Matrix Laboratory (MATLAB) software (Version 8.3) was used to simulate the flotation rate constant (k), maximum combustible recovery (R), and the correlation coefficient (R2) based on the nonlinear least-square optimization method. Nonlinear least squares optimization has been widely used in the non-linear regression, curve fitting and optimization of nonlinear model parameters.

Also, the cumulative combustible recoveries of various size fractions after (0–20), (20–40), (40–60), (60–80), (80–120), and (120–200) s of flotation time were fitted using the six kinetic models. The narrow size fractions included (−850+500), (−500+250), (−250+106), (−106+75), and (−75)μm.

3Results and discussions3.1Kinetics orders, models and parameters of rougher and cleaner tests

There are two ways for specifying the flotation kinetic: (1) obtaining the graph of linear kinetic equations and (2) investigating the dependence of the obtained concentration on the initial concentration value [28]. The recovery diagrams of the rougher experiments using different combinations of solid concentration, collectors and frothers are presented in Fig. 6. According to these graphs, the time required for 50% recovery in the oil – MIBC experiments for both 10 and 25 percent of solids concentration was 20sec. It is worth mentioning that 50% recovery for both 10 and 25 percent solids concentration in the absence of collector and frother was obtained in 20sec. Half-time (the time for 50% recovery of combustible material) in the gasoline - pine oil test at 25% solids was 25sec, and in the 10% solids not be achieved. Considering the results, the oil – MIBC test and test in the absence of collector and frother were found to follow first-order kinetics, unlike test performed using the gasoline – pine oil. In the next section, the kinetic parameters of the gilsonite flotation are derived.

Fig. 6.

Rougher experiments using oil – MIBC, gasoline – pine oil, and no collector and frother addition with pulp densities of 10 and 25% solids by weight.

(0.19MB).

As shown in Fig. 6, the recovery in gasoline – pine oil test with a pulp density of 10% solids by weight, has reached up to 63.05% within 20sec of the processing time. This amount of recovery is 13% higher than that in the oil – MIBC test and 9% higher than that in the test with no collector and frother addition. According to Li et al. [18] with respect to FITR analysis, the contrast interface of the darker region and the brighter region corresponds to possible phase boundaries between the polycrystalline structures and the amorphous materials or some structures at a different zone axis [18]. Considering the space between gilsonite layers, it can be concluded that its structure is similar to a graphite sheet. However, gilsonite contains steric distortions due to peripheral alkyl groups on the stacked polycyclic aromatics, or some other type of small clusters of fused rings, such as porphyrins, which are known to self-assemble and form stacked structures [17]. In froth flotation, graphite ore is treated with hydrocarbon oil to enhance the hydrophobicity and in turn recovery. The effect of gasoline and pine oil on flotation performance was discussed earlier and appropriate results have been obtained [29].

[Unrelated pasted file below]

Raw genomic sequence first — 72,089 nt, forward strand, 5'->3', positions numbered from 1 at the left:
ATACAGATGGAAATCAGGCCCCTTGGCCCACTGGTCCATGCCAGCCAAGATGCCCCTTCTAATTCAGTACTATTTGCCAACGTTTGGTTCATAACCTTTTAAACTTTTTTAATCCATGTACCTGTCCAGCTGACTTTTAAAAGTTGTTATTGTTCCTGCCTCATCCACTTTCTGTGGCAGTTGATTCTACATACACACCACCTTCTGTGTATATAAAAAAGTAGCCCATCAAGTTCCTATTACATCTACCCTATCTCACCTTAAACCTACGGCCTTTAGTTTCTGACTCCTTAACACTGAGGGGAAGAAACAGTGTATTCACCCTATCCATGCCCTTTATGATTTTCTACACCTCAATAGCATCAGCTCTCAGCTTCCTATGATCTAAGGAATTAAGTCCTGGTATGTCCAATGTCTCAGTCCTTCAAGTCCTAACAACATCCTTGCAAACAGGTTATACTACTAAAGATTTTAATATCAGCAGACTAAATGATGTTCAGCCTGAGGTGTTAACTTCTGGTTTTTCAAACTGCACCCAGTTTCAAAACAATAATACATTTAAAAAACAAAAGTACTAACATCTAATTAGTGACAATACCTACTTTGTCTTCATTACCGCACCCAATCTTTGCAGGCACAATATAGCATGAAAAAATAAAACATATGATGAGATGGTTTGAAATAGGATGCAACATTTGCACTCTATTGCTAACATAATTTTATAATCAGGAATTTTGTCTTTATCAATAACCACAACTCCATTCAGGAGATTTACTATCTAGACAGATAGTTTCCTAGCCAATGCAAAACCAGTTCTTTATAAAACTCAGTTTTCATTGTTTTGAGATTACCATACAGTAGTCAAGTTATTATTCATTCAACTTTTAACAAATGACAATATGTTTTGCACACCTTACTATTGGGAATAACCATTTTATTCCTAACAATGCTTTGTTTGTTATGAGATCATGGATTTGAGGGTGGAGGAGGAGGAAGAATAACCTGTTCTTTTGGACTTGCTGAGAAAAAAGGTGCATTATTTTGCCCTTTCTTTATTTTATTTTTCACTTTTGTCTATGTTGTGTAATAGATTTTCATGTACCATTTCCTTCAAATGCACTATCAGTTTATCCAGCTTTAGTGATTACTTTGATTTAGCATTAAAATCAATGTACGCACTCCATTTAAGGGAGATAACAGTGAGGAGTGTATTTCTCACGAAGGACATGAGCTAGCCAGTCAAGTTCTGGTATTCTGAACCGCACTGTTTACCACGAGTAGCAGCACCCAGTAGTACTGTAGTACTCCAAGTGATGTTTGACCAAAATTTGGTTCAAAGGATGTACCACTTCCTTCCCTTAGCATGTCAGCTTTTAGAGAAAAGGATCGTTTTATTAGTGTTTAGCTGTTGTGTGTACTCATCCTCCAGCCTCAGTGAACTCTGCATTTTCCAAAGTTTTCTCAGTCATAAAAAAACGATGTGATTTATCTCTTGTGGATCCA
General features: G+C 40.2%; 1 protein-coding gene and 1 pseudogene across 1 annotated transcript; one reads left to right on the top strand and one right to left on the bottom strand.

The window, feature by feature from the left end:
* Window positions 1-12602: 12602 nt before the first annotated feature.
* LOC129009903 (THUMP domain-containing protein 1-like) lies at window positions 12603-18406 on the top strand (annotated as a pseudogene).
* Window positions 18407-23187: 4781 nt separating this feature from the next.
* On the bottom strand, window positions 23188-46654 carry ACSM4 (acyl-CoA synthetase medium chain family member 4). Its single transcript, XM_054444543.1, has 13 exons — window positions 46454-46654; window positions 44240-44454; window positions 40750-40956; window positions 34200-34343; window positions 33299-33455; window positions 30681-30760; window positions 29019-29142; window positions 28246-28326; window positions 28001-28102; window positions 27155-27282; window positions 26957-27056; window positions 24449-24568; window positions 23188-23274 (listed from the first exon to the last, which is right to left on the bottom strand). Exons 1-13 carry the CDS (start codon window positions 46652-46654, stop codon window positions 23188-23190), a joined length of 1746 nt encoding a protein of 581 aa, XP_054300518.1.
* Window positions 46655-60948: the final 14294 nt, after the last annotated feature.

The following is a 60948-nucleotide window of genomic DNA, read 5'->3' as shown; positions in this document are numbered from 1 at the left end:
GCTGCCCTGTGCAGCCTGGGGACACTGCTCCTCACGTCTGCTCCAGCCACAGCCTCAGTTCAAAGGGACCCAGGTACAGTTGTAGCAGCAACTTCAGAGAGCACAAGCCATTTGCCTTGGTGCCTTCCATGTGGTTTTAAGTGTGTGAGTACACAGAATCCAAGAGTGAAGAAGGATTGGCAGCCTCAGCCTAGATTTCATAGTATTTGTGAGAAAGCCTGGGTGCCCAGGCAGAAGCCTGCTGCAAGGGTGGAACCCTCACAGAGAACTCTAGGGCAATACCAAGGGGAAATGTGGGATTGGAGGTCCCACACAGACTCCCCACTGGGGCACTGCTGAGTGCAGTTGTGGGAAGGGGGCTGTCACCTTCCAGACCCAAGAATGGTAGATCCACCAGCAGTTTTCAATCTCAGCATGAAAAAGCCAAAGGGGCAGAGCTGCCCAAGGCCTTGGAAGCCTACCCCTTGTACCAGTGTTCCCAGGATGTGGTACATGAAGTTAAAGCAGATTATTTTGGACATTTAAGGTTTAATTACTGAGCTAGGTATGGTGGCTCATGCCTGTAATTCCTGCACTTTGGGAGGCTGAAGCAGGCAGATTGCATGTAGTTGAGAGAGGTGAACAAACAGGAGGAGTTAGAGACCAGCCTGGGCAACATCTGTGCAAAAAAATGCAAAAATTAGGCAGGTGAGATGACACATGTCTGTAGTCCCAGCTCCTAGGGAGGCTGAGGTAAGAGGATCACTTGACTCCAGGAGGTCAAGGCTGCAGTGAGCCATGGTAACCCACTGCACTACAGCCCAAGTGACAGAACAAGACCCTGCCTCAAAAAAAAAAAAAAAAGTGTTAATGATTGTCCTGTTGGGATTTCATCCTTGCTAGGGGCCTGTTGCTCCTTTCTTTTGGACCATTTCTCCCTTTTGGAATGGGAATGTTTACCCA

Therefore 63% of the recovery in the gasoline – pine oil test can be attributed to the proper effect of gasoline collectors on the flotation of gilsonite particles. As presented in Fig. 6, it is clear that recovery of over 90% is obtained in less than 50sec in the oil – MIBC test and test with no collector and frother addition, in the pulp density of 25% solids by weight. While in similar conditions, this amount of recovery in gasoline – pine oil test is achieved in 200sec. Considering the significant difference in residence time and kinetic, the appropriate reagent regime could be a key factor in unit design and development for the flotation process. The results of the experiments at the rougher were fitted to the kinetic models (listed in Table 1) and the associated parameters were calculated. Fig. 7 indicates that the results of the rougher flotation experiments are highly in compliance with all models. Similar findings were also reported by other researchers for coal flotation [30,31]. The calculated parameters are presented in Table 3.

Fig. 7.

Experimental data and kinetic models fitted for rougher flotation tests (pulp density of 10% solid by weight), (A) oil – MIBC, (B) gasoline – pine oil and (C) absence of collector and frother.

(0.26MB).
Table 3.

Results of the nonlinear regression of the rougher data using kinetic models (solid of concentration 10%).

Models no.Test with oil collector and MIBC frotherTest gasoline collector and pine oil frotherTest in the absence of collector and frother
R∞%  k (s−1R2  R∞%  k (s−1R2  R∞%  k (s−1R2 
78.32  0.0451  0.997  88.03  0.0554  0.999  78.85  0.0563  0.984 
85.12  0.1013  0.999  94.60  0.1310  0.999  84.92  0.1316  0.999 
85.25  15.36  0.999  96.91  11.10  0.999  87.52  11.50  0.998 
85.25  0.0007  0.999  96.91  0.0901  0.999  87.52  0.0010  0.998 
93.06  0.1548  0.998  100  0.2300  0.999  91.52  0.2163  0.999